Levis "Born again" advert has been banned in New Zealand, reports stuff.co.nz.
The complains argued that the baptism imagery was highly offensive as it was a sacred Christian sacrament. The Television Commercial Approvals Bureau said the advertisement had not depicted a Christian baptism and "born again" was a phrase that could be used in non-religious circumstances. However, the board ruled that the 52 complainants had found the ceremony depicted offensive.
Something eerily familiar about those BuyMusic.com ads?
This article in Slate details how BuyMusic's new ads are blatant and shameless rip-offs of Apple's iTunes ads. Even their slogan - "Music Downloads for the Rest of Us" - rip-off the ad slogan Apple used to launch the iMac way back when.
The U.S. doesn't ban Viagra ads when Rafel Palmiero advertises for Viagra. So, why does Brazil, the land of the Samba, wants to ban their Viagra ads with their legend Pele advertising for them?
Azcentral reports that a billboard featuring a sultry-looking Bonnie-Jill Laflin will not be seen in Helena. PETA lets you download the ad in .pdf format under that link, and explains their actions.
Those truly interested in how animals are treated at rodeos (without PETA's FUPOV) - where the animals are sports-animals, complete with stars much like basketball played by humans - should research here. PBRnow animal welfare , Prorodeo, and Rodeo about.com . Hat tip to Clayton for ranting on adlist.
Okay, you all remember the Levi's commercial that aired during the Super Bowl entitled, "Crazy Legs". It featured a guy with the craziest legs you ever saw. Well, it seems McDonald's noticed how odd, yet popular this commercial was. So they came up with the almost exact same commercial...only the guy in their ad didn't have crazy legs. He had a crazy stomach.
MSNBC: Islamists who head the council running Pakistan's largest city said on Thursday they had banned the unnecessary depiction of women in advertisements, calling the practice ''obscene and vulgar''
There was some ups and downs in this years Cannes Lions awards, our annual international drama and gossip, how I wish I had been a fly on the wall in the Jury room.
Grey Auckland created a campaign that looks quite a lot like an old Gary Larson joke. It also happened to win Grand Prix Outdoor.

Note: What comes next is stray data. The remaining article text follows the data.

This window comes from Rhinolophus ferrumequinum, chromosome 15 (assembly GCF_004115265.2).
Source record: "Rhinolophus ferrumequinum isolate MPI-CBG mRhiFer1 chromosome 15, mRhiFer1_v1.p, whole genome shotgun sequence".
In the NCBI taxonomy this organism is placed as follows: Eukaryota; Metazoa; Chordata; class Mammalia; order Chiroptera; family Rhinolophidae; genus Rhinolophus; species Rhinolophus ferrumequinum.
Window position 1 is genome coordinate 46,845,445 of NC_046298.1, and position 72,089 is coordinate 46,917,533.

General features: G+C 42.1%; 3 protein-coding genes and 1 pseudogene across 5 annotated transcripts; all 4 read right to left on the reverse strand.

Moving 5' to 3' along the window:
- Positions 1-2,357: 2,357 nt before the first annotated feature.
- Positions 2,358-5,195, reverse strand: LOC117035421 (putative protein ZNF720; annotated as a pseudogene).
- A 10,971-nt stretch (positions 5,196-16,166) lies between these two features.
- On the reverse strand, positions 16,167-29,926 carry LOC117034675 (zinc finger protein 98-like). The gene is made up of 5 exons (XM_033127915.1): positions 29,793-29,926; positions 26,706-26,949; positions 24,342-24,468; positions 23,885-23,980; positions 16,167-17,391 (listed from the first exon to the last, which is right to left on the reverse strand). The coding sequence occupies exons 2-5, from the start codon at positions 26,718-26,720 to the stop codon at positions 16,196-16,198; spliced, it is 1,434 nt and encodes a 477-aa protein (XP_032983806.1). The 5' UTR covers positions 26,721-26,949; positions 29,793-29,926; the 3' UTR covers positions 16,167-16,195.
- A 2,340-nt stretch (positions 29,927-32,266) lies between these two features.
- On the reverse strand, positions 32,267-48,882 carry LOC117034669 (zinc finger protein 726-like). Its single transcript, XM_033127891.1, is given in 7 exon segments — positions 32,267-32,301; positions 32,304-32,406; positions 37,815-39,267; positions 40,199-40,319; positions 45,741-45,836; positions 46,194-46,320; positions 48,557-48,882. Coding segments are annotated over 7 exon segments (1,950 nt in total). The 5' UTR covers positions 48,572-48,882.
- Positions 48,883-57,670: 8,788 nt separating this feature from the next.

If you haven't read Larson you are a poseur creative - there's a reason his books can be found in nearly every agencies library. His quirky humor triggers creativity. Yep, thats the reason. It's been proven in focus groups.
These ads are quite cute, an exiting new media. Nobody seems to have thought of advertising in the gutter before, even though we keep our minds there most of the time.
... Or have they?
Harvey Nichols insists the advert, which shows the driver nearly running over a man while using the rear-view mirror to apply her lipstick, was tongue in cheek.
Tongue in cheek or not, the ASA has banned this Harvey Nichols lipstick ad after receiving 12 complaints that the ad was "irresponsible, because it showed unsafe driving, and offensive to people who had been, or who knew people who had been, involved in road accidents."
(keep reading...there's more)
Some people believe that every ad that is similar in idea to another ad, is a rip-off. Others know that the idea God messes with our heads from time to time, and two people can come up with the same idea to solve the same problem.
After all, we are megaphones for the memes - we stand on the shoulders of giants. All artists borrow, get inspired and sometimes even steal. We also add ideas together in a classic 1+1=3, a winepress and metal type combined made Johannes Gutenberg famous as the inventor of the printing press.
Lets have a look at the amusing world of similarly designed record covers.
The Snuggle bear is getting a new image. Apparently consumers are tired of seeing the inside of laundry rooms, so a new campaign was developed for transforming the Snuggle bear into a more hip and suave character.
Below is the new Snuggle ad. It's said to pay "homage to the surreal "Share the Fantasy" campaign for Chanel No. 5 and the arty, black-and-white campaigns for myriad Calvin Klein scents."
No, this time it is not the by-now-infamous Puma ads, it's Patrick Cox who are in trouble - and not because of their name.
click read more to see their ad, which Patrick Cox thought was "less overtly sexual than other advertising in the same issue" - and the publisher of I-D magazine agreed with them.